2. Habitat/species surveys – We have organised several hedgehog surveys as part of the Hedgehog Friendly Campus programme. We've also run a two-day BioBlitz event in March 2022 in collaboration with Salford Ranger Team and the Wildlife Society. The results were submitted to the Greater Manchester Ecology Unit.
  3. Community Growing Space – We have been successful in achieving funding from the Salford Advantage Fund to set up a community growing space. We held a focus group about the project and used the ideas raised to identify a suitable location and develop a design for the space, that is accessible and reuses materials. The space has now been launched and it's ready for all students, staff and local community members to use to rest, socialise, study, or work.

Tree trail

tree trail map

The Tree Trail was first developed for the University campus in 2011 by student Oliver Bishop and presented in his dissertation. The original trail has been updated and developed into what is now known as the Salford Tree Trail. It incorporates 25 trees and takes users around the main campus, Peel Park, David Lewis Playing Fields and Crescent Meadows.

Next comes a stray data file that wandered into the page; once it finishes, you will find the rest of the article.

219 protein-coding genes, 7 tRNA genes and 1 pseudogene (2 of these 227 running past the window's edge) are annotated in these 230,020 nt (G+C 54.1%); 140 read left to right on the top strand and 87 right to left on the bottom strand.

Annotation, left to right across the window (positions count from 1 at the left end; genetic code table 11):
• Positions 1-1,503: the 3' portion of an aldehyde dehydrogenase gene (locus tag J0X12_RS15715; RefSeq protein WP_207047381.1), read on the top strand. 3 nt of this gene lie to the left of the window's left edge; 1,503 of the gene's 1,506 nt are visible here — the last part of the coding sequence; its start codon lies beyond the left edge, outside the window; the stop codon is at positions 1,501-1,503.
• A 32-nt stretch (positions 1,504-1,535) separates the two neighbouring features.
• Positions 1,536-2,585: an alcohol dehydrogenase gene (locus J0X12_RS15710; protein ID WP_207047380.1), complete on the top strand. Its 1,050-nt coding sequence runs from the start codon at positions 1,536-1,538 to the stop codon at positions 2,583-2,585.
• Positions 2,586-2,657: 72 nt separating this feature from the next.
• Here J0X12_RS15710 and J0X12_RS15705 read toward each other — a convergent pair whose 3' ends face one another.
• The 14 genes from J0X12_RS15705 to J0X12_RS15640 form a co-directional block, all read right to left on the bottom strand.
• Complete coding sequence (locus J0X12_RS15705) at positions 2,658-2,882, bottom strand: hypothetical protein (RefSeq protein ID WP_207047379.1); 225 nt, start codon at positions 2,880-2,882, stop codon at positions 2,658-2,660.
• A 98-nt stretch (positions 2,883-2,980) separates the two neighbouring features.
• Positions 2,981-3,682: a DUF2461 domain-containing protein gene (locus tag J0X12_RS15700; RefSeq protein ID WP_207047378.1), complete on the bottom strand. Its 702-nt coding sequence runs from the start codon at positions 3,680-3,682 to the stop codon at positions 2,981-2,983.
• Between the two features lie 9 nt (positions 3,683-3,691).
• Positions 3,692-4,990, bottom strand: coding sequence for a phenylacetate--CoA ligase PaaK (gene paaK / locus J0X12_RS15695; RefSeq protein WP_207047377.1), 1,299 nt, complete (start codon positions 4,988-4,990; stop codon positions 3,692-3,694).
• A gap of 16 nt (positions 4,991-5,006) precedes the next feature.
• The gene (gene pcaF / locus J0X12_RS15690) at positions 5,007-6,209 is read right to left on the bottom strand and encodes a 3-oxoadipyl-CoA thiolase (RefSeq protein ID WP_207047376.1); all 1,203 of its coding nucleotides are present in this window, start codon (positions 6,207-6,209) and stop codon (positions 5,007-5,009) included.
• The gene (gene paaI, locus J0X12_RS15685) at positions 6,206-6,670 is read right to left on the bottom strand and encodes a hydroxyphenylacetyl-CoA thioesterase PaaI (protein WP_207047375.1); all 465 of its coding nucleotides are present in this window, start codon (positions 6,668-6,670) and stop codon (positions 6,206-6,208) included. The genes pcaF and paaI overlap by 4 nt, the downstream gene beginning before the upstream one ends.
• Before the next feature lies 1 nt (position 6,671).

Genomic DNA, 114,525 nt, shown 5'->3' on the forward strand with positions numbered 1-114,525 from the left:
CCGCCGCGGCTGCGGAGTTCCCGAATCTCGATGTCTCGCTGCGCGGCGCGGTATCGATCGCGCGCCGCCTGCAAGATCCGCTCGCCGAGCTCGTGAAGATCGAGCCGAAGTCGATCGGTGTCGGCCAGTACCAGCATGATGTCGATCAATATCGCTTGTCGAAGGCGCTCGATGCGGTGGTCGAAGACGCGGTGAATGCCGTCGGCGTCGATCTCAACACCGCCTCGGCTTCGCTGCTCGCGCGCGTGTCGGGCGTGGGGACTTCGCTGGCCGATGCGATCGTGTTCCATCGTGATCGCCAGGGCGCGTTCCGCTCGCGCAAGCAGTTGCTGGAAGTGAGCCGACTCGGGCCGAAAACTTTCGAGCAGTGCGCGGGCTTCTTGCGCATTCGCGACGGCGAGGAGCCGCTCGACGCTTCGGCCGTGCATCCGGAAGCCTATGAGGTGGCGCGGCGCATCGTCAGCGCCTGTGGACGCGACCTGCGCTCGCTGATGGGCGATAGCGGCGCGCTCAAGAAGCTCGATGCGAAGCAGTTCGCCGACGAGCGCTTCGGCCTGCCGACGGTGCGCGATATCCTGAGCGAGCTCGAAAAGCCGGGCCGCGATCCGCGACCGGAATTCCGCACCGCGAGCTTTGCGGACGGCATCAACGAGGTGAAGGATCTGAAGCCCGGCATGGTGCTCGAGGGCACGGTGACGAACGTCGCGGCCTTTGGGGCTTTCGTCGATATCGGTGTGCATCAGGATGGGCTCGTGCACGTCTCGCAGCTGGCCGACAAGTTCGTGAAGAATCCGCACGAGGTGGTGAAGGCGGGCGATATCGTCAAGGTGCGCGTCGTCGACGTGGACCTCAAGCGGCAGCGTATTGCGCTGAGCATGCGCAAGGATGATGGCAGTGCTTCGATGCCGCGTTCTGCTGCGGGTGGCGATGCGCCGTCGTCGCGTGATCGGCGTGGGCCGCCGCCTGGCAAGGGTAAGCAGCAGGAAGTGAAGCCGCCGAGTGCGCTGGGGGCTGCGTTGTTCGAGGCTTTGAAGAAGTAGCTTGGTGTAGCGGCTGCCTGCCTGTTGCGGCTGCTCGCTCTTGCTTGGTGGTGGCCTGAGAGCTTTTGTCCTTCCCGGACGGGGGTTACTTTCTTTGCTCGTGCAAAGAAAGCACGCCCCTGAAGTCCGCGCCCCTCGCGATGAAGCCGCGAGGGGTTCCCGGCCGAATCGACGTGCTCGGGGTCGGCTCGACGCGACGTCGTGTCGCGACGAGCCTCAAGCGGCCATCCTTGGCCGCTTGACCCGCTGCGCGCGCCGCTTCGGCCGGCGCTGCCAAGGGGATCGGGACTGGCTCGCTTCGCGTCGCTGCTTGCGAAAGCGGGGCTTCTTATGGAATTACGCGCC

You can find all information about the Tree Trail, including a map, routes and tree species. Each tree along the trail has its own plaque with a QR code, which can be scanned to access information about each species.

The current version of the Salford Tree Trail is a result of collaboration between various teams from within and around our University, including the Environmental Sustainability Team, Salford Ranger Team (Peel Park), Maker Space, and students from the School of Arts, Media and Creative Technology.

Biodiversity on campus

Group of people with City of Trees banner

Biodiversity, or biological diversity, is the variety of life! This includes variety in habitats as well as diversity in species and the ecosystems in which they occur. Biodiversity is important because of the essential contribution that it makes to the functioning of our planet and because of all the benefits that it provides, from foods and medicine to climate regulation. Contact with biodiversity and the natural world has also been linked to improvements in health and emotional wellbeing.